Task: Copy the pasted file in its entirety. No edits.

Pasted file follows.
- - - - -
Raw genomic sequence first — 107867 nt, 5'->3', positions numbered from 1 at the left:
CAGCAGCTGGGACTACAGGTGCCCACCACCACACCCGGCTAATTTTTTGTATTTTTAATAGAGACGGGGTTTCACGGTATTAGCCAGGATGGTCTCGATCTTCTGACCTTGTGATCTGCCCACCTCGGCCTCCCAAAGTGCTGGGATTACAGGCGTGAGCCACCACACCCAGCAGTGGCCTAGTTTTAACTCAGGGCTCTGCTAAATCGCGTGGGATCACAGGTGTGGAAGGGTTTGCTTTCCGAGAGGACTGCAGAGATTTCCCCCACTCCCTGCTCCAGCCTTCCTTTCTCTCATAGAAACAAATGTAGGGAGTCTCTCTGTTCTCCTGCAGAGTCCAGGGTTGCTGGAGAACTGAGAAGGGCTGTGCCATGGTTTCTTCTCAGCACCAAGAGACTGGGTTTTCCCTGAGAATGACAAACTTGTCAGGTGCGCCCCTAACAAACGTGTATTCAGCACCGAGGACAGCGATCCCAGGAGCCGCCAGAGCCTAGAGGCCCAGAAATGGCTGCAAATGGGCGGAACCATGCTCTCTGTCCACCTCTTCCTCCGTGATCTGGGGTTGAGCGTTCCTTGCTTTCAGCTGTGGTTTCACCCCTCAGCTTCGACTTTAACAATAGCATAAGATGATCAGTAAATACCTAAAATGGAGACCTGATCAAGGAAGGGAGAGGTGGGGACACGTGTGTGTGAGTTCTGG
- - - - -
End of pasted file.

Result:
Raw genomic sequence first — 107867 nt, 5'->3', positions numbered from 1 at the left:
CAGCAGCTGGGACTACAGGTGCCCACCACCACACCCGGCTAATTTTTTGTATTTTTAATAGAGACGGGGTTTCACGGTATTAGCCAGGATGGTCTCGATCTTCTGACCTTGTGATCTGCCCACCTCGGCCTCCCAAAGTGCTGGGATTACAGGCGTGAGCCACCACACCCAGCAGTGGCCTAGTTTTAACTCAGGGCTCTGCTAAATCGCGTGGGATCACAGGTGTGGAAGGGTTTGCTTTCCGAGAGGACTGCAGAGATTTCCCCCACTCCCTGCTCCAGCCTTCCTTTCTCTCATAGAAACAAATGTAGGGAGTCTCTCTGTTCTCCTGCAGAGTCCAGGGTTGCTGGAGAACTGAGAAGGGCTGTGCCATGGTTTCTTCTCAGCACCAAGAGACTGGGTTTTCCCTGAGAATGACAAACTTGTCAGGTGCGCCCCTAACAAACGTGTATTCAGCACCGAGGACAGCGATCCCAGGAGCCGCCAGAGCCTAGAGGCCCAGAAATGGCTGCAAATGGGCGGAACCATGCTCTCTGTCCACCTCTTCCTCCGTGATCTGGGGTTGAGCGTTCCTTGCTTTCAGCTGTGGTTTCACCCCTCAGCTTCGACTTTAACAATAGCATAAGATGATCAGTAAATACCTAAAATGGAGACCTGATCAAGGAAGGGAGAGGTGGGGACACGTGTGTGTGAGTTCTGG